Infrastructure has been all the rage these days, as President Biden and members of Congress on both sides of the aisle have been calling for generational investment in the nation’s built environment as a means of revitalizing the economy and getting Americans back to work. Massive investments have been proposed, including President Biden’s $2.2 trillion American Jobs Plan and the GOP’s $568 billion counter-proposal, leaving news outlets and American citizens wondering – why now, and what is truly needed to bring our infrastructure to a state of good repair?
To better understand the conditions our bridges, roads, drinking water and wastewater systems are in and what is needed to improve them, media outlets have consistently turned to ASCE to contextualize the challenges these structures face. Since President Biden’s American Jobs Plan was unveiled on March 31, 2021, ASCE has been mentioned in the media more than 6,800 times, including outlets such as Associated Press, The New York Times, The Washington Post, The Wall Street Journal,
USA Today, CNN, CBS News, FOX News, NBC News, NBC’s Meet the Press, The Rachel Maddow Show on MSNBC, NPR, PBS Newshour, Bloomberg, Forbes and many more. ASCE members and staff have taken part in dozens of interviews to answer detailed questions about why infrastructure investment is so critical to the safety of Americans and the well-being of our economy, with ASCE’s 2021 Report Card for America’s Infrastructure and the nation’s cumulative grade of ‘C-‘ serving as the centerpiece for any infrastructure dialogue.
To provide a better understanding about how our mediocre grades are impacting U.S. businesses and American families, ASCE has also developed the Failure to Act economic study. Failure to Act has identified a $2.59 trillion infrastructure investment gap over the next 10 years from all levels of government. President Biden’s $2.2 trillion proposal and the GOP’s $568 billion counter-proposal would each make a significant dent in the overall investment gap. This figure has served as a primary talking point for media outlets looking to provide context to the needs our country faces and was further discussed by ASCE Executive Director Tom Smith in his interview on Bloomberg’s Balance of Power, and by ASCE member Maria Lehman’s interview on NPR’s All Things Considered.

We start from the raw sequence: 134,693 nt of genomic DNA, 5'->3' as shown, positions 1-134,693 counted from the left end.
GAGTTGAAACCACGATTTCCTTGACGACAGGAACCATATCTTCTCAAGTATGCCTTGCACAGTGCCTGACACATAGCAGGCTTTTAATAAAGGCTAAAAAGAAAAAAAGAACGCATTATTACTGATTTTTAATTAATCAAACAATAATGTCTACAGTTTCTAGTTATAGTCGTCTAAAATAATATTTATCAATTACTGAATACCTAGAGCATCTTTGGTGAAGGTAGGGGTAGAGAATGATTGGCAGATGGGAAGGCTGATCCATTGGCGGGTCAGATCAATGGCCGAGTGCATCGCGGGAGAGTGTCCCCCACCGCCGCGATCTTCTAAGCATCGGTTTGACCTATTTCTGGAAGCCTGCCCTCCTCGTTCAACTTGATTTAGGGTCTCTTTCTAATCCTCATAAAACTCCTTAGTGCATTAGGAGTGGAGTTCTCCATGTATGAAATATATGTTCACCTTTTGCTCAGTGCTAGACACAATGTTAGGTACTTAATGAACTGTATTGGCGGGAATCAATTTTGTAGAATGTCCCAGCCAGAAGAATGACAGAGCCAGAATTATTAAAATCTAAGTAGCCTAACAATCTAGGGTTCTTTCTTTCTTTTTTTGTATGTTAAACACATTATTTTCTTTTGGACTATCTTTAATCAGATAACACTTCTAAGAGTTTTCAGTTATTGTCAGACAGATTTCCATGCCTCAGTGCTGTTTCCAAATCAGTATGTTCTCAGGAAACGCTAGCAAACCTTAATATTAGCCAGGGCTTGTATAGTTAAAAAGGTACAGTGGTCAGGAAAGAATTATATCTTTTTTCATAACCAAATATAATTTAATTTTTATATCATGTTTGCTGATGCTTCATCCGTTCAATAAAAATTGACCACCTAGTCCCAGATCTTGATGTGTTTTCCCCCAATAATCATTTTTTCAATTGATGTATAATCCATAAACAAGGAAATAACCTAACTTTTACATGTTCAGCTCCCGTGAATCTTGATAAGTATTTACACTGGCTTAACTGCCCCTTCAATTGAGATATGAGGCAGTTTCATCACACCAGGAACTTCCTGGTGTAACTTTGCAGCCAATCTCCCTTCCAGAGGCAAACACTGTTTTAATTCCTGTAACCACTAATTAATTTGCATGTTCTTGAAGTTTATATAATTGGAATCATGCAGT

In addition to legislative discussions, ASCE continues to be at the forefront of breaking news regarding infrastructure issues around the nation. When the I-40 bridge over the Mississippi River connecting Arkansas to Memphis was found to have a major crack, ASCE was used as a reference on NBC Nightly News with Lester Holt, CNN, and The Washington Post, among others. As Jackson, MS struggles to repair its aging drinking water infrastructure, CBS’ 60 Minutes+ used ASCE’s Report Card to compare the issues in Jackson to the rest of the country. And as legislators in Texas debate investment prioritization of the proposed Ike Dike project in Houston, the Houston Chronicle spoke with ASCE members about the importance of major water projects to the region.
As the national dialogue regarding infrastructure in the U.S. continues to unfold and transformational legislation progresses, ASCE will continue to inform the public about our systems’ needs and advocate for significant investments that can reshape the future of America.